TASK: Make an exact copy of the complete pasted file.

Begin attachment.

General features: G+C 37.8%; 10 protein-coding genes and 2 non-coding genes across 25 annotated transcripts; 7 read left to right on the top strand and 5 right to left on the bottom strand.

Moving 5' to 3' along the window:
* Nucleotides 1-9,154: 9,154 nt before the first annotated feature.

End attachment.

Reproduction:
General features: G+C 37.8%; 10 protein-coding genes and 2 non-coding genes across 25 annotated transcripts; 7 read left to right on the top strand and 5 right to left on the bottom strand.

Moving 5' to 3' along the window:
* Nucleotides 1-9,154: 9,154 nt before the first annotated feature.